Earlier this week, my brother and I were questioning whether stupid people actually know that they’re stupid. Nothing like a deep human psychology discussion over lunch to get the juices flowing, but an incident occurred last night that also made me wonder whether maladjusted people know that they’re maladjusted.
I’d had a fantastic night at the theatre (the current production of A Midsummer Night’s Dream at Shakespeare’s Globe is highly recommended!), having laughed so hard that I thought I was going to keel over from the lack of oxygen going to my brain. I arrived home at about 11:30pm to see my male flat mate and his best mate from Texas watching a movie. The Texan has been staying with us for the last week, crashing on the couch.
I am fixing myself a snack in the adjoining kitchen, and I can hear my flat mate mumbling obscenities under his breath. That’s not unusual in itself, since he often likes to swear at the television, but then quite suddenly, the Texan gets up and storms out of the apartment. This prompts my flat mate to yell and slur obscenities at him just as the door slams.
I walk out into the living room and sit on the couch whilst my bagel is toasting, and my flat mate is being overly chatty to me. Feeling slightly weirded out, I launch myself back into the kitchen, just as I hear my flat mate exclaim, “Fuck, blood is dripping everywhere”! I decided to ignore his outburst, since I’ve figured out that he’s generally an attention-seeking person, but then he comes into the kitchen and looks at me in an eyes-half-glazed look.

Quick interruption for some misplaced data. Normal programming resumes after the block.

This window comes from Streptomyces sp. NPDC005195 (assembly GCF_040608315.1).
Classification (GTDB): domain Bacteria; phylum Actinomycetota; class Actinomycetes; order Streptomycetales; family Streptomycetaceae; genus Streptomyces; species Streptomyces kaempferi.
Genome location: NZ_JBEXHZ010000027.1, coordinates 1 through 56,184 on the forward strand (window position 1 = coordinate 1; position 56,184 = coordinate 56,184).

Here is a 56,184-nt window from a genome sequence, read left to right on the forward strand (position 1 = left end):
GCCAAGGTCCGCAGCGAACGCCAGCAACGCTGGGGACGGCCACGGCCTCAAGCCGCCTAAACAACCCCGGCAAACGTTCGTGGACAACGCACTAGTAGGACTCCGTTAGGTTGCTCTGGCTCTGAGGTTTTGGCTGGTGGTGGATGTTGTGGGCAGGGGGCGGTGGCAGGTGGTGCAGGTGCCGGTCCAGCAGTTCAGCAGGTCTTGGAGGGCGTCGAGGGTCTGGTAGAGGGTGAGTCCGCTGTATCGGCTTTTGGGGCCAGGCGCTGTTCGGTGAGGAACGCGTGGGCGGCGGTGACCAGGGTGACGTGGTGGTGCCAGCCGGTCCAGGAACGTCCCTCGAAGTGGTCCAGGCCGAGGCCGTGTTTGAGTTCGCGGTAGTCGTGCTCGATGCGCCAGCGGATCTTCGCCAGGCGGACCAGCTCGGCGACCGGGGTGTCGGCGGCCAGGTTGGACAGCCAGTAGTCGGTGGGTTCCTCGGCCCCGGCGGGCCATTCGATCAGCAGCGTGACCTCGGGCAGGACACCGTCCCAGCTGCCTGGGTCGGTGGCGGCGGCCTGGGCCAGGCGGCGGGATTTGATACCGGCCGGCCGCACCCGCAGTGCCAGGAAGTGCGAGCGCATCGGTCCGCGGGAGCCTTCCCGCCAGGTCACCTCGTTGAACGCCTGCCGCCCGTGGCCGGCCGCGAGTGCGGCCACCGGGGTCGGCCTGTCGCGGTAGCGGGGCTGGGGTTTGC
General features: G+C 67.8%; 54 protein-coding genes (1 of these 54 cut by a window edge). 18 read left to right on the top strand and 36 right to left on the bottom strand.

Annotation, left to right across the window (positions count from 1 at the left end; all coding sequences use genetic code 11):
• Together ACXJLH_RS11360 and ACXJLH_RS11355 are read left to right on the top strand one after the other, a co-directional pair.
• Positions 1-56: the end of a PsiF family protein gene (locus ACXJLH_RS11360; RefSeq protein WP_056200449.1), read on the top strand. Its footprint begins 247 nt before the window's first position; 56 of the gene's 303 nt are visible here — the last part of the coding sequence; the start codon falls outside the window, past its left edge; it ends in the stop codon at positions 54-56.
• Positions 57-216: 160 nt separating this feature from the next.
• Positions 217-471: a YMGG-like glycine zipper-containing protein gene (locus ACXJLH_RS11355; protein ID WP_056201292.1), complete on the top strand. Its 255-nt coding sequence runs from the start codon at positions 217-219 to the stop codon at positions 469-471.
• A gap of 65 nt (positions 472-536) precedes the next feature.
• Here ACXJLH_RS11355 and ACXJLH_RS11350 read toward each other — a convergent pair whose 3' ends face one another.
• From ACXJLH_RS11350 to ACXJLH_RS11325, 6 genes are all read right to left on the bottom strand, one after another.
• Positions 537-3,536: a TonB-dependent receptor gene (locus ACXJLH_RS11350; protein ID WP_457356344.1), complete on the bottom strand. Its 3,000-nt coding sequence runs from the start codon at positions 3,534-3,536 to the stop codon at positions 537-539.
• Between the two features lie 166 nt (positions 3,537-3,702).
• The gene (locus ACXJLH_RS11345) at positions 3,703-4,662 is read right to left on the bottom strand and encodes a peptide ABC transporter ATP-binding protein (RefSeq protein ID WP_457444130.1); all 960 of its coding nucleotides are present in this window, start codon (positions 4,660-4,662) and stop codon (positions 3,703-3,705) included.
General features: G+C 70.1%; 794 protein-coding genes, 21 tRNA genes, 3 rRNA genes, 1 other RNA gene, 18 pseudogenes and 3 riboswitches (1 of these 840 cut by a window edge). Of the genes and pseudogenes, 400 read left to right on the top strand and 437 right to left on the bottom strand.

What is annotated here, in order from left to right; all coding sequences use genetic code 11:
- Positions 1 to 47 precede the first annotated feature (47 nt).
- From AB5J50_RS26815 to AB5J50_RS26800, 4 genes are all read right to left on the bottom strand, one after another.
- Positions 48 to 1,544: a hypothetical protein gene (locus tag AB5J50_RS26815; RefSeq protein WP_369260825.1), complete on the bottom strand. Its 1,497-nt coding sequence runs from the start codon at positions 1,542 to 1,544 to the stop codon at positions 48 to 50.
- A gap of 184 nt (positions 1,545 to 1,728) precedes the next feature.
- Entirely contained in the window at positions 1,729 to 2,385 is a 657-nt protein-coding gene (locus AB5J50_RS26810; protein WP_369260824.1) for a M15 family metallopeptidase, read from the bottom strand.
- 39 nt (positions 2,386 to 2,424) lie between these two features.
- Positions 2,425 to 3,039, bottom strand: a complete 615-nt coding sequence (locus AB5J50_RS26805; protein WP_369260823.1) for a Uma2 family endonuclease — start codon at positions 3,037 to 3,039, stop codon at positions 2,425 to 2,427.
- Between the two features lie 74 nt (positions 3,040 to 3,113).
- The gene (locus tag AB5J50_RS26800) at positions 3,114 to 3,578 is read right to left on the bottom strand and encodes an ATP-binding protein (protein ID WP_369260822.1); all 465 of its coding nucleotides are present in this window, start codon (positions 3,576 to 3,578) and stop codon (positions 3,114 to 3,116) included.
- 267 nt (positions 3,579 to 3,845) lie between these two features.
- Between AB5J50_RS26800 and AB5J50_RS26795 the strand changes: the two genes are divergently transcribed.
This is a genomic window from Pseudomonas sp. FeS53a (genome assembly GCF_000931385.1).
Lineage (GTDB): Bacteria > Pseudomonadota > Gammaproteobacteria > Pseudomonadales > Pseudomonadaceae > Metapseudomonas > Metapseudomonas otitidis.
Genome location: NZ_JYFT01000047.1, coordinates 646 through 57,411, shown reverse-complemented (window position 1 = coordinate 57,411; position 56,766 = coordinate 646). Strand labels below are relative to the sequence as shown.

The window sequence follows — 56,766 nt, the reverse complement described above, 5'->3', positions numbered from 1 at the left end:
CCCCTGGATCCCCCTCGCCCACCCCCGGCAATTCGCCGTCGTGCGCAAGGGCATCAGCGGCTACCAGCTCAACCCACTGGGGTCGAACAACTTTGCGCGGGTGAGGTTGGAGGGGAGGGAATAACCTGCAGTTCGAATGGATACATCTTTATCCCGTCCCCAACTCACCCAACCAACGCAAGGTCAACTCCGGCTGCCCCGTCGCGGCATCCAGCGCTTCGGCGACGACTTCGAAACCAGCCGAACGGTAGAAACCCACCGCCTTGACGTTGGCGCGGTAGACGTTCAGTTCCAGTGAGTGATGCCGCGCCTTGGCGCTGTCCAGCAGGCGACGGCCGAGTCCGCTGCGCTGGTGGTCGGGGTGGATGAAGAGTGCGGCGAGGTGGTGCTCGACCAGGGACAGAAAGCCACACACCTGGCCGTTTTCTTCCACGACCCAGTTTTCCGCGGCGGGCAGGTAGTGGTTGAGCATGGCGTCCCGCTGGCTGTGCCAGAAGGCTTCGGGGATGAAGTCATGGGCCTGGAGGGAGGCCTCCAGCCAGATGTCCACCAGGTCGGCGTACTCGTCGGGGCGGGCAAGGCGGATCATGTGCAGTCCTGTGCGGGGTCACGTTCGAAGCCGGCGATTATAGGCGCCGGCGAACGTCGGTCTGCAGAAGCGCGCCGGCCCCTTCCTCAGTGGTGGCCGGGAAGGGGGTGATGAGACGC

Venturing cautiously, I ask him what is wrong and he tells me that his “fucking friend is what’s wrong”. Hmmm. He continues slurring, “But I don’t care, because pain doesn’t worry me – you want to see what I think of pain?” before he grabs the kitchen scissors, opens them up menacingly, and then gouges the blade down his forearm, which is already fresh with cuts. I can’t help but look away. I’m not sure whether it’s a reaction to my cringing, but he laughs and says, “Don’t worry though, I’ve run out of knives”, gesturing to the empty knife block.
Needless to say, I beat a hasty retreat back to my room, all the while wondering whether my taekwondo skills to date would be enough to take him on if he threatened me (I thought so).
I could put this down one of those random incidences of flat sharing, since living with random strangers very rarely turns out perfectly it seems. But it did make me wonder, when this sort of incident freaks me out, that it probably seems “normal” to some people. Sure, everyone has their own quirks, but there surely must be some point where you are just no longer “normal” and are clearly maladjusted.
Drugs must play a part in it, making you irrational and delusional – as Ozzy Osbourne managed to prove publicly on The Osbournes. I’ve only seen my flat mate drink excessively, I’m pretty sure he does do drugs as well. I must seem so utterly boring and conventional to him, because I would definitely view myself as “normal” and well-adjusted. I often wonder whether my flat mate thinks that his excessive drinking and drug use, frequent watching of violent films, compulsive gambling, and chain-smoking behaviour is normal. I would think not, otherwise he wouldn’t be seeing a therapist.
I think that 26 July (the expiry of my lease!) could not come sooner.
* Image courtesy of stock.xchng